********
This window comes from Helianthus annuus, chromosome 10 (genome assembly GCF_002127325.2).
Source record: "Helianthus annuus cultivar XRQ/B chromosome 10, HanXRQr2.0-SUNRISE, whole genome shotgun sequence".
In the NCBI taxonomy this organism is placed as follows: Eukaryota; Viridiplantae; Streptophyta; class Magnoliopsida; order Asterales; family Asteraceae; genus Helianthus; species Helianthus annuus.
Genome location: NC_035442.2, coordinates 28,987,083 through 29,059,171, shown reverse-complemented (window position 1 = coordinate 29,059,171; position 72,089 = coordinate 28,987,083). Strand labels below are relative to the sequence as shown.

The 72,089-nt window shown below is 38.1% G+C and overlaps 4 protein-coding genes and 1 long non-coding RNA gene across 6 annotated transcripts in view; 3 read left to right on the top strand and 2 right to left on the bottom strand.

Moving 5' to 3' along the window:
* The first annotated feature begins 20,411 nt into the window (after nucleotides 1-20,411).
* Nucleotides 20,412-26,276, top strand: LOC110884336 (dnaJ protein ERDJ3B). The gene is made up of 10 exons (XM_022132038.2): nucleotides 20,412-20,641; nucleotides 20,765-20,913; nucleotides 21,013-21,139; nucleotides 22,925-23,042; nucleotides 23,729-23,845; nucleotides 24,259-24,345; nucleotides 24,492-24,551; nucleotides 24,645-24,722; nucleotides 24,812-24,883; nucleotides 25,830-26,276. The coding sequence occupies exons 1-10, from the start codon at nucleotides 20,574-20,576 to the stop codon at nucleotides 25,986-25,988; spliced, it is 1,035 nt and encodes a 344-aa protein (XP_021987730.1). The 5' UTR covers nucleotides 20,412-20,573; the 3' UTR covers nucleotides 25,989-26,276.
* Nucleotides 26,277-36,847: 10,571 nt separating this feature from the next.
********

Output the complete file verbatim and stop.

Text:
This window comes from Helianthus annuus, chromosome 10 (genome assembly GCF_002127325.2).
Source record: "Helianthus annuus cultivar XRQ/B chromosome 10, HanXRQr2.0-SUNRISE, whole genome shotgun sequence".
In the NCBI taxonomy this organism is placed as follows: Eukaryota; Viridiplantae; Streptophyta; class Magnoliopsida; order Asterales; family Asteraceae; genus Helianthus; species Helianthus annuus.
Genome location: NC_035442.2, coordinates 28,987,083 through 29,059,171, shown reverse-complemented (window position 1 = coordinate 29,059,171; position 72,089 = coordinate 28,987,083). Strand labels below are relative to the sequence as shown.

The 72,089-nt window shown below is 38.1% G+C and overlaps 4 protein-coding genes and 1 long non-coding RNA gene across 6 annotated transcripts in view; 3 read left to right on the top strand and 2 right to left on the bottom strand.

Moving 5' to 3' along the window:
* The first annotated feature begins 20,411 nt into the window (after nucleotides 1-20,411).
* Nucleotides 20,412-26,276, top strand: LOC110884336 (dnaJ protein ERDJ3B). The gene is made up of 10 exons (XM_022132038.2): nucleotides 20,412-20,641; nucleotides 20,765-20,913; nucleotides 21,013-21,139; nucleotides 22,925-23,042; nucleotides 23,729-23,845; nucleotides 24,259-24,345; nucleotides 24,492-24,551; nucleotides 24,645-24,722; nucleotides 24,812-24,883; nucleotides 25,830-26,276. The coding sequence occupies exons 1-10, from the start codon at nucleotides 20,574-20,576 to the stop codon at nucleotides 25,986-25,988; spliced, it is 1,035 nt and encodes a 344-aa protein (XP_021987730.1). The 5' UTR covers nucleotides 20,412-20,573; the 3' UTR covers nucleotides 25,989-26,276.
* Nucleotides 26,277-36,847: 10,571 nt separating this feature from the next.